Research Papers: Gerotarget (Focus on Aging):

Long-term exposure to air pollution is associated with biological aging

Cavin K. Ward-Caviness, Jamaji C. Nwanaji-Enwerem, Kathrin Wolf, Simone Wahl, Elena Colicino, Letizia Trevisi, Itai Kloog, Allan C. Just, Pantel Vokonas, Josef Cyrys, Christian Gieger, Joel Schwartz, Andrea A. Baccarelli, Alexandra Schneider, Annette Peters _

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Cavin K. Ward-Caviness1, Jamaji C. Nwanaji-Enwerem2, Kathrin Wolf1, Simone Wahl1,3, Elena Colicino4, Letizia Trevisi5, Itai Kloog6, Allan C. Just7, Pantel Vokonas8, Josef Cyrys1, Christian Gieger1,3, Joel Schwartz2, Andrea A. Baccarelli4, Alexandra Schneider1 and Annette Peters1

1 Institute of Epidemiology II, Helmholtz Zentrum München, Neuherberg, Bavaria, Germany

2 Department of Environmental Health, Harvard T.H. Chan School of Public Health, Boston, MA, USA

3 Research Unit Molecular Epidemiology, Helmholtz Zentrum München, Neuherberg, Bavaria, Germany

4 Department of Environmental Health Sciences, Mailman School of Public Health, Columbia University, New York, NY, USA

5 Department of Global Health and Social Medicine, Harvard Medical School, Boston, MA, USA

6 Department of Geography and Environmental Development, Ben-Gurion University of the Negev, Beer Sheva, Israel

7 Department of Environmental Medicine and Public Health, Icahn School of Medicine at Mount Sinai, New York, NY, USA

8 VA Normative Aging Study, Veterans Affairs Boston Healthcare System and the Department of Medicine, Boston University School of Medicine, Boston, MA, USA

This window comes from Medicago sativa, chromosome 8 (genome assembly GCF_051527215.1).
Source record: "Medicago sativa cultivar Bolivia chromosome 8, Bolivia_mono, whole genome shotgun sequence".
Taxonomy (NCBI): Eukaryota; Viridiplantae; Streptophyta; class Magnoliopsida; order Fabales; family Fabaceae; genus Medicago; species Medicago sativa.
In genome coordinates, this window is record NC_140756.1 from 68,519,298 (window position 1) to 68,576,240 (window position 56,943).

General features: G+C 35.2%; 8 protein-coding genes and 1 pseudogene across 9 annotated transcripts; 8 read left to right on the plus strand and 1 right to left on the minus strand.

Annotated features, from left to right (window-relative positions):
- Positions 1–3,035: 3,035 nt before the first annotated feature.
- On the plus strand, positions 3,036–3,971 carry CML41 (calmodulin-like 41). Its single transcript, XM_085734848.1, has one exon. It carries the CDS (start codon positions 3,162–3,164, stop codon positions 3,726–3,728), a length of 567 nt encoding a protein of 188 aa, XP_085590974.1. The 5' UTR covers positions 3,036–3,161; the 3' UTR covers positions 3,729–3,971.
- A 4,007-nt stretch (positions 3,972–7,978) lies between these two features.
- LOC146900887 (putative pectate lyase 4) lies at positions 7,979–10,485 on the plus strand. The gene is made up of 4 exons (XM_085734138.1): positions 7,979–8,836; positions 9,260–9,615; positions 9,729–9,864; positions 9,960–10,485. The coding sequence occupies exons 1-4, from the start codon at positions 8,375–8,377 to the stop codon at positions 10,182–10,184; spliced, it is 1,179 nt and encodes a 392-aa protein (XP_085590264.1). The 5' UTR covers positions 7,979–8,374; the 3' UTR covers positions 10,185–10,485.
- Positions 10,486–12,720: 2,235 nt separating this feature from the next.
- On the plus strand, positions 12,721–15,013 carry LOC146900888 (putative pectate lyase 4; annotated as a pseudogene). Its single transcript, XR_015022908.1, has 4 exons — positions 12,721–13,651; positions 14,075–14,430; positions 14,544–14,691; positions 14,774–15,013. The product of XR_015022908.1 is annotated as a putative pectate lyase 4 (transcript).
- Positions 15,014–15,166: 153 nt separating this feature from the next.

Correspondence to:

Annette Peters, email:

Keywords: epigenetic aging, telomere length, biological aging, air pollution, black carbon, Gerotarget

Received: June 10, 2016 Accepted: October 13, 2016 Published: October 25, 2016


Long-term exposure to air pollution is associated with age-related diseases. We explored the association between accelerated biological aging and air pollution, a potential mechanism linking air pollution and health. We estimated long-term exposure to PM10, PM2.5, PM2.5 absorbance/black carbon (BC), and NOx via land-use regression models in individuals from the KORA F4 cohort. Accelerated biological aging was assessed using telomere length (TeloAA) and three epigenetic measures: DNA methylation age acceleration (DNAmAA), extrinsic epigenetic age acceleration (correlated with immune cell counts, EEAA), and intrinsic epigenetic age acceleration (independent of immune cell counts, IEAA). We also investigated sex-specific associations between air pollution and biological aging, given the published association between sex and aging measures. In KORA an interquartile range (0.97 µg/m3) increase in PM2.5 was associated with a 0.33 y increase in EEAA (CI = 0.01, 0.64; P = 0.04). BC and NOx (indicators or traffic exposure) were associated with DNAmAA and IEAA in women, while TeloAA was inversely associated with BC in men. We replicated this inverse BC-TeloAA association in the Normative Aging Study, a male cohort based in the USA. A multiple phenotype analysis in KORA F4 combining all aging measures showed that BC and PM10 were broadly associated with biological aging in men. Thus, we conclude that long-term exposure to air pollution is associated with biological aging measures, potentially in a sex-specific manner. However, many of the associations were relatively weak and further replication of overall and sex-specific associations is warranted.

Author Information

Cavin K. Ward-Caviness

Jamaji C. Nwanaji-Enwerem

Kathrin Wolf

Simone Wahl

Elena Colicino

Letizia Trevisi

Itai Kloog

Allan C. Just

Pantel Vokonas

Josef Cyrys

Christian Gieger

Joel Schwartz

Andrea A. Baccarelli

Alexandra Schneider

Annette Peters
Primary Contact  _

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